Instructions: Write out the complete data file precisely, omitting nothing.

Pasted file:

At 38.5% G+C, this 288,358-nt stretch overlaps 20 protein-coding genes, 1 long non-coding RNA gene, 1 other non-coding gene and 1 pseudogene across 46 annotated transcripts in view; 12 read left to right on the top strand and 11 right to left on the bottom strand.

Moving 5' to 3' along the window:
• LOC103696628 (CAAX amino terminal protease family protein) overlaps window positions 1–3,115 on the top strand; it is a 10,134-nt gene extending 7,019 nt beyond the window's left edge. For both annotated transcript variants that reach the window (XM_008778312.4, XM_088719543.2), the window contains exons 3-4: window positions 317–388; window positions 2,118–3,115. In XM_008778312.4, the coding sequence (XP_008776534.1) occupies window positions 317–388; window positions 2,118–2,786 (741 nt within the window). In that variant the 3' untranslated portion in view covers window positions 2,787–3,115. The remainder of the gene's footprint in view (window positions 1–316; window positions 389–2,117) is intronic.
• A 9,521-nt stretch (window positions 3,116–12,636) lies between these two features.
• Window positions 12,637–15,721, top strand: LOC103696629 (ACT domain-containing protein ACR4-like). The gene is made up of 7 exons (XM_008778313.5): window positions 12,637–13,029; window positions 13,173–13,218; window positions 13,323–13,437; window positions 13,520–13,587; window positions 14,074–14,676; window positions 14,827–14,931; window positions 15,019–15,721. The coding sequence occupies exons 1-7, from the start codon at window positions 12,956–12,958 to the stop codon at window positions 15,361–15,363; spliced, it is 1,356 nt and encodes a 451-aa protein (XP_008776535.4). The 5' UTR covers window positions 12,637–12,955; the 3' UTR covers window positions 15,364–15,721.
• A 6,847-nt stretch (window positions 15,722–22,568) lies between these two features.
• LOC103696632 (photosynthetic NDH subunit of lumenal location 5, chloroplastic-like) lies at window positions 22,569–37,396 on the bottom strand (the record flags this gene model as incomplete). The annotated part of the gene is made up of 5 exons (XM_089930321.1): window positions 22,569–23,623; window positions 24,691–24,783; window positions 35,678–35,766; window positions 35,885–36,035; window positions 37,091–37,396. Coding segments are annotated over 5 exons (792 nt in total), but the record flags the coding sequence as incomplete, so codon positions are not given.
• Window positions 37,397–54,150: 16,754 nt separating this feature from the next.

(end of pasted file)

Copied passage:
At 38.5% G+C, this 288,358-nt stretch overlaps 20 protein-coding genes, 1 long non-coding RNA gene, 1 other non-coding gene and 1 pseudogene across 46 annotated transcripts in view; 12 read left to right on the top strand and 11 right to left on the bottom strand.

Moving 5' to 3' along the window:
• LOC103696628 (CAAX amino terminal protease family protein) overlaps window positions 1–3,115 on the top strand; it is a 10,134-nt gene extending 7,019 nt beyond the window's left edge. For both annotated transcript variants that reach the window (XM_008778312.4, XM_088719543.2), the window contains exons 3-4: window positions 317–388; window positions 2,118–3,115. In XM_008778312.4, the coding sequence (XP_008776534.1) occupies window positions 317–388; window positions 2,118–2,786 (741 nt within the window). In that variant the 3' untranslated portion in view covers window positions 2,787–3,115. The remainder of the gene's footprint in view (window positions 1–316; window positions 389–2,117) is intronic.
• A 9,521-nt stretch (window positions 3,116–12,636) lies between these two features.
• Window positions 12,637–15,721, top strand: LOC103696629 (ACT domain-containing protein ACR4-like). The gene is made up of 7 exons (XM_008778313.5): window positions 12,637–13,029; window positions 13,173–13,218; window positions 13,323–13,437; window positions 13,520–13,587; window positions 14,074–14,676; window positions 14,827–14,931; window positions 15,019–15,721. The coding sequence occupies exons 1-7, from the start codon at window positions 12,956–12,958 to the stop codon at window positions 15,361–15,363; spliced, it is 1,356 nt and encodes a 451-aa protein (XP_008776535.4). The 5' UTR covers window positions 12,637–12,955; the 3' UTR covers window positions 15,364–15,721.
• A 6,847-nt stretch (window positions 15,722–22,568) lies between these two features.
• LOC103696632 (photosynthetic NDH subunit of lumenal location 5, chloroplastic-like) lies at window positions 22,569–37,396 on the bottom strand (the record flags this gene model as incomplete). The annotated part of the gene is made up of 5 exons (XM_089930321.1): window positions 22,569–23,623; window positions 24,691–24,783; window positions 35,678–35,766; window positions 35,885–36,035; window positions 37,091–37,396. Coding segments are annotated over 5 exons (792 nt in total), but the record flags the coding sequence as incomplete, so codon positions are not given.
• Window positions 37,397–54,150: 16,754 nt separating this feature from the next.